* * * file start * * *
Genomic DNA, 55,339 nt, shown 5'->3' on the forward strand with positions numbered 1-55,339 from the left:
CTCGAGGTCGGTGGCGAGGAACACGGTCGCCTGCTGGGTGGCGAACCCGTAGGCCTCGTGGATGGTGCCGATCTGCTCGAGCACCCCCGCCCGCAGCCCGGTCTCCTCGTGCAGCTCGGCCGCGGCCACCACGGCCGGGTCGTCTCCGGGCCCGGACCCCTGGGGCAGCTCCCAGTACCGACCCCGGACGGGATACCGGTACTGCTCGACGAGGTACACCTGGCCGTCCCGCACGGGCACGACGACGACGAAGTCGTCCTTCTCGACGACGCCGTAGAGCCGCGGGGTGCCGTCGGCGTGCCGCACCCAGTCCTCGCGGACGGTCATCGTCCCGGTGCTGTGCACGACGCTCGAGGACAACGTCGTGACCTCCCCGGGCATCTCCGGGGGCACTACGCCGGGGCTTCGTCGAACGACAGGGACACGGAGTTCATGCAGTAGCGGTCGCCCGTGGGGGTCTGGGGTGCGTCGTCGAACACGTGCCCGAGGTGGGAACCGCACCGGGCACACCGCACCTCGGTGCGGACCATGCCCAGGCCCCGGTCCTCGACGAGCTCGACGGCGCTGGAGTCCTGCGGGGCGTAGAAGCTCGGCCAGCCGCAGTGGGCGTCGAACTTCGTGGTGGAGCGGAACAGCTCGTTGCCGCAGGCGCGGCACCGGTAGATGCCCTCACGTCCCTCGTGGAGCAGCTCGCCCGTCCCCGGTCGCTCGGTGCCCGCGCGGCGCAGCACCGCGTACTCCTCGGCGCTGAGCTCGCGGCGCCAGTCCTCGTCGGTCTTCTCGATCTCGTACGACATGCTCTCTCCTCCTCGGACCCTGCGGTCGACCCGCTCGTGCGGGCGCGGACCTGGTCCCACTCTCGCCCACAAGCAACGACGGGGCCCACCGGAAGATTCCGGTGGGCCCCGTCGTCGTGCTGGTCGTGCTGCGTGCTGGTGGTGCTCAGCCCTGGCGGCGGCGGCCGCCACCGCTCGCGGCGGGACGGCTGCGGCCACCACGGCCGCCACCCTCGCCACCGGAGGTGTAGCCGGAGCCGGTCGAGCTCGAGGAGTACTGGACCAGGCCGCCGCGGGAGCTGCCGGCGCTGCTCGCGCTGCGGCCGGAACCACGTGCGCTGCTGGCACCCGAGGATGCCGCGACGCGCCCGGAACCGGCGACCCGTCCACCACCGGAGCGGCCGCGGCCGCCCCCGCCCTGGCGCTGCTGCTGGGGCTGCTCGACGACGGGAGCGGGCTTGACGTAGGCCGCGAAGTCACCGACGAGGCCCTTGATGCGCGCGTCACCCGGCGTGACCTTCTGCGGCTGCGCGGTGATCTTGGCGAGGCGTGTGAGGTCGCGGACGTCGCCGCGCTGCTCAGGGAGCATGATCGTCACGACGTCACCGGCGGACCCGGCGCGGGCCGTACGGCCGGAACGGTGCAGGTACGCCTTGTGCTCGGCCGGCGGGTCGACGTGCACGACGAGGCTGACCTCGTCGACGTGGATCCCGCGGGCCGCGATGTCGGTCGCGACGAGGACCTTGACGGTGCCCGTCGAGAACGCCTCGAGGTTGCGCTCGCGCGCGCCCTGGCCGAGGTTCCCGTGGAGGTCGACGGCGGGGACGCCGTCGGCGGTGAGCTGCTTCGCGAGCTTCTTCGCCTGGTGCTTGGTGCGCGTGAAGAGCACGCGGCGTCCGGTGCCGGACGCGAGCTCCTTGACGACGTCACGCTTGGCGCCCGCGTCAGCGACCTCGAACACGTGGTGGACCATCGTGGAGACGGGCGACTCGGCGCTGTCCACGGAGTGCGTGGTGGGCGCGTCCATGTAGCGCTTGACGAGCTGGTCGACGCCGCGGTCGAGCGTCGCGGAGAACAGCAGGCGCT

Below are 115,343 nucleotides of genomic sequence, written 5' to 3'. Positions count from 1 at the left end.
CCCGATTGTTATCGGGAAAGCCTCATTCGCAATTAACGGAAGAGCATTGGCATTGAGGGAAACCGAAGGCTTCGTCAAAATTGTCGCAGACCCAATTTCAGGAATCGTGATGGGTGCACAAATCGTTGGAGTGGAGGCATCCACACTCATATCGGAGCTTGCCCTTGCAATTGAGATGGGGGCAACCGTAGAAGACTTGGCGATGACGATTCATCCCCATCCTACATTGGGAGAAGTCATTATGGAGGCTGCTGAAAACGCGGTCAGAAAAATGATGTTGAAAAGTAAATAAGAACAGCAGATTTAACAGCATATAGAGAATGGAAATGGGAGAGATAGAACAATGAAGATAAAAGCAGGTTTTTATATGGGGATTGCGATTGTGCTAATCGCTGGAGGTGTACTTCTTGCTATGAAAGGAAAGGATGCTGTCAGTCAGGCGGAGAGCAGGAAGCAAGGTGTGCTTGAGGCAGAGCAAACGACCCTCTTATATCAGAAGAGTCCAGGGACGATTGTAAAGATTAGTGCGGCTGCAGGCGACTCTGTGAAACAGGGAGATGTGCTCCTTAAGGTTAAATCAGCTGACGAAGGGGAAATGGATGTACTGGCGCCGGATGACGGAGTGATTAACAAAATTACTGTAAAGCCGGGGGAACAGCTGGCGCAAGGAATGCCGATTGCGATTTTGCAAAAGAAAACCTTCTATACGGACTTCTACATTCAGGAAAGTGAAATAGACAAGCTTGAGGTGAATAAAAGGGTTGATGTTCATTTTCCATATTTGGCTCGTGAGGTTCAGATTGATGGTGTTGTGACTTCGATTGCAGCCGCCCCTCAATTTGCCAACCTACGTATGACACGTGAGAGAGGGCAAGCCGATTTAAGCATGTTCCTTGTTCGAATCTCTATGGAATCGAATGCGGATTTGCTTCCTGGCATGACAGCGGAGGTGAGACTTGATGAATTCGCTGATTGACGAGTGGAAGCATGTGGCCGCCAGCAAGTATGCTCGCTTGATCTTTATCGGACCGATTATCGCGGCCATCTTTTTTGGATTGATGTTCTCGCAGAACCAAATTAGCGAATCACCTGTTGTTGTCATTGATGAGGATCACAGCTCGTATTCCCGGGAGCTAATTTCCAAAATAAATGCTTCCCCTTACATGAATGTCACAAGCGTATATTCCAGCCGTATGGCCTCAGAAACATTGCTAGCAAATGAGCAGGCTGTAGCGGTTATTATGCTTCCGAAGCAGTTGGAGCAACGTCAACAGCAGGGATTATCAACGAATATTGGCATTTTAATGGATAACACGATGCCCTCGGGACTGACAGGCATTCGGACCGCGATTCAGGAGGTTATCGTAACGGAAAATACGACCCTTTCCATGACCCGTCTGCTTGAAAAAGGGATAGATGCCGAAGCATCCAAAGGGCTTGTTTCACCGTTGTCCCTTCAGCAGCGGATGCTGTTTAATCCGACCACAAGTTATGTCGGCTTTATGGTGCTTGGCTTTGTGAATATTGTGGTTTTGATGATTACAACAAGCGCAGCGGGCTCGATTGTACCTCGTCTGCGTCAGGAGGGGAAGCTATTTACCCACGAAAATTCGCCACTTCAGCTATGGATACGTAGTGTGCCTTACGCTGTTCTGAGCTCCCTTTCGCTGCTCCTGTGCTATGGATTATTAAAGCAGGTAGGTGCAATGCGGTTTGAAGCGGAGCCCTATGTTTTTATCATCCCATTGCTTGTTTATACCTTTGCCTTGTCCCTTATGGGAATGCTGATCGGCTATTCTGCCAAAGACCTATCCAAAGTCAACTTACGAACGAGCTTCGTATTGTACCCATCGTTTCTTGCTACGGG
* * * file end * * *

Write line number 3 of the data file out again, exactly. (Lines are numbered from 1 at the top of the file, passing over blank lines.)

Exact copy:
Below are 115,343 nucleotides of genomic sequence, written 5' to 3'. Positions count from 1 at the left end.